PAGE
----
Spain’s central government has said it would welcome the participation of sacked Catalan President Carles Puigdemont in new elections.
Madrid has ordered that fresh elections for the regional parliament of Catalonia should take place in December.
The central government suspended Catalonia’s autonomy after the Catalan parliament voted to declare independence.
Carles Puigdemont is urging “democratic opposition” to direct rule from Madrid.
He condemned the suspension of Catalonia’s autonomy and promised to continue to “work to build a free country”.
Spain has been gripped by a constitutional crisis since an independence referendum, organized by Carles Puigdemont’s separatist government, was held on October 1 in defiance of a ruling by the Constitutional Court which had declared it illegal.
The Catalan government said that of the 43% of potential voters who took part, 90% were in favor of independence.
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On October 27, Catalonia’s parliament declared independence, with the central government responding by declaring the move illegal.
Spain’s PM Mariano Rajoy then announced the dissolution of the regional parliament and the removal of Carles Puigdemont as Catalan leader, and ordered that fresh regional elections should be held.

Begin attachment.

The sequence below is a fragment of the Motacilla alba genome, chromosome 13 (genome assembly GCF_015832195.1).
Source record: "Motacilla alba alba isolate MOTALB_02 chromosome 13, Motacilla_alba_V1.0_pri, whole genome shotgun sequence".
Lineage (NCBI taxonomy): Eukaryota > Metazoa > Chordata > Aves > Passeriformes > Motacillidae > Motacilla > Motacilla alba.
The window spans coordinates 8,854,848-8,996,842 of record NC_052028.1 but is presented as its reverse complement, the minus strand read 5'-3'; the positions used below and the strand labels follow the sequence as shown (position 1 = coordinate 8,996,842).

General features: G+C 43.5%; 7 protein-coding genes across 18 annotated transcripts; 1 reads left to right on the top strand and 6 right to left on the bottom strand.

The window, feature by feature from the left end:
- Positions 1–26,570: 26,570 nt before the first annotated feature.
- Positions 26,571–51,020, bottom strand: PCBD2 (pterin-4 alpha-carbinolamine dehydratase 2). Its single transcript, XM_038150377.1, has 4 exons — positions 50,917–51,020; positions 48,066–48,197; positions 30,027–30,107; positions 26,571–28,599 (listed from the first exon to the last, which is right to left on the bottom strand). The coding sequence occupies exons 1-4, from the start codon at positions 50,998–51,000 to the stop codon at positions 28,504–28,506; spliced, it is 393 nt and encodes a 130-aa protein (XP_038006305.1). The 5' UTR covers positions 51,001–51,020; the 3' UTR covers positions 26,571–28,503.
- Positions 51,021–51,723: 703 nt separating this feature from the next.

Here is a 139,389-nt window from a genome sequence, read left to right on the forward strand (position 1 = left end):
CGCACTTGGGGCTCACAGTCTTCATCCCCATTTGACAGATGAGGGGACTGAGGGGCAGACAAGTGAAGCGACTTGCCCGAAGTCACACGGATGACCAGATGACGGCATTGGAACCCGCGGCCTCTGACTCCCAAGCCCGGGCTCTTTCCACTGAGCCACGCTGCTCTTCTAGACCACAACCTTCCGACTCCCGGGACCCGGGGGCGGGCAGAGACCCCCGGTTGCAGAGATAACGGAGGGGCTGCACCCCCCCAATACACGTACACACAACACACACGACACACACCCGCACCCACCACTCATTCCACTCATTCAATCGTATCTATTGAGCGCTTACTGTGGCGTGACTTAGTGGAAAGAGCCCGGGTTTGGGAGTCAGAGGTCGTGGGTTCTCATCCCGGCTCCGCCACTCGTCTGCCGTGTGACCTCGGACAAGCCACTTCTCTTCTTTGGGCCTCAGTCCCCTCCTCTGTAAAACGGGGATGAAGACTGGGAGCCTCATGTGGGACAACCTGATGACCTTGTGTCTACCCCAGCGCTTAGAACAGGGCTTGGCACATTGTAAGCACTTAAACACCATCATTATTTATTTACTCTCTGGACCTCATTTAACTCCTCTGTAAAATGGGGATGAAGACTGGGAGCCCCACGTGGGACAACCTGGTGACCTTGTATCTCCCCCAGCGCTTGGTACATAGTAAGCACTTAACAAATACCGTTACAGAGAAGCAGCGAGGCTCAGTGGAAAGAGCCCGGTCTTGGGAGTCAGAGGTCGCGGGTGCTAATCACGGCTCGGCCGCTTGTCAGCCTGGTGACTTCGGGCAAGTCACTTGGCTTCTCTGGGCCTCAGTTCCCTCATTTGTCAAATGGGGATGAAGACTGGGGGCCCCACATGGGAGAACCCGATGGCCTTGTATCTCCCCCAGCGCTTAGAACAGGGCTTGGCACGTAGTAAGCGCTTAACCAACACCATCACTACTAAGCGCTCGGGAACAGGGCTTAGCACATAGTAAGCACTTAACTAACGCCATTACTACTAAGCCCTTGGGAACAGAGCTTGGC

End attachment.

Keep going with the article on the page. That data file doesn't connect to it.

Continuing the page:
A large anti-independence demonstration is expected to take place on October 29 in Barcelona, Catalonia’s regional capital.
The political crisis will also be played out on the soccer pitch in the afternoon when Real Madrid, the defending Spanish champions, travel to Catalonia to play Girona, the team supported by Carles Puigdemont.
A central government spokesman in Madrid, Íñigo Méndez de Vigo, said Carles Puigdemont had the right to continue in politics, despite his removal from office.
“I’m quite sure that if Puigdemont takes part in these elections, he can exercise this democratic opposition,” Íñigo Méndez de Vigo said, quoted by Reuters.
“The Catalans will be able to say what they feel about what they’ve been seeing in this last year, with all sorts of failing the law, abusing the law and putting themselves outside the law,” the official added.
Íñigo Méndez de Vigo spoke after Carles Puigdemont, in a pre-recorded address to Catalans on October 28, said the central government’s actions were “premeditated aggression” that ran “contrary to the expressed will of the citizens of our country, who know perfectly well that in a democracy it is parliaments that choose, or remove, presidents”.
He added: “We continue persevering in the only attitude that can make us winners. Without violence, without insults, in an inclusive way, respecting people and symbols, opinions, and also respecting the protests of the Catalans who do not agree with what the parliamentary majority has decided.”
A poll published by El Pais on October 28 suggests more Catalans (52% to 43%) are in favor of the dissolution of the regional parliament and the holding of elections.
Fifty-five per cent of Catalan respondents opposed the declaration of independence, with 41% in favor.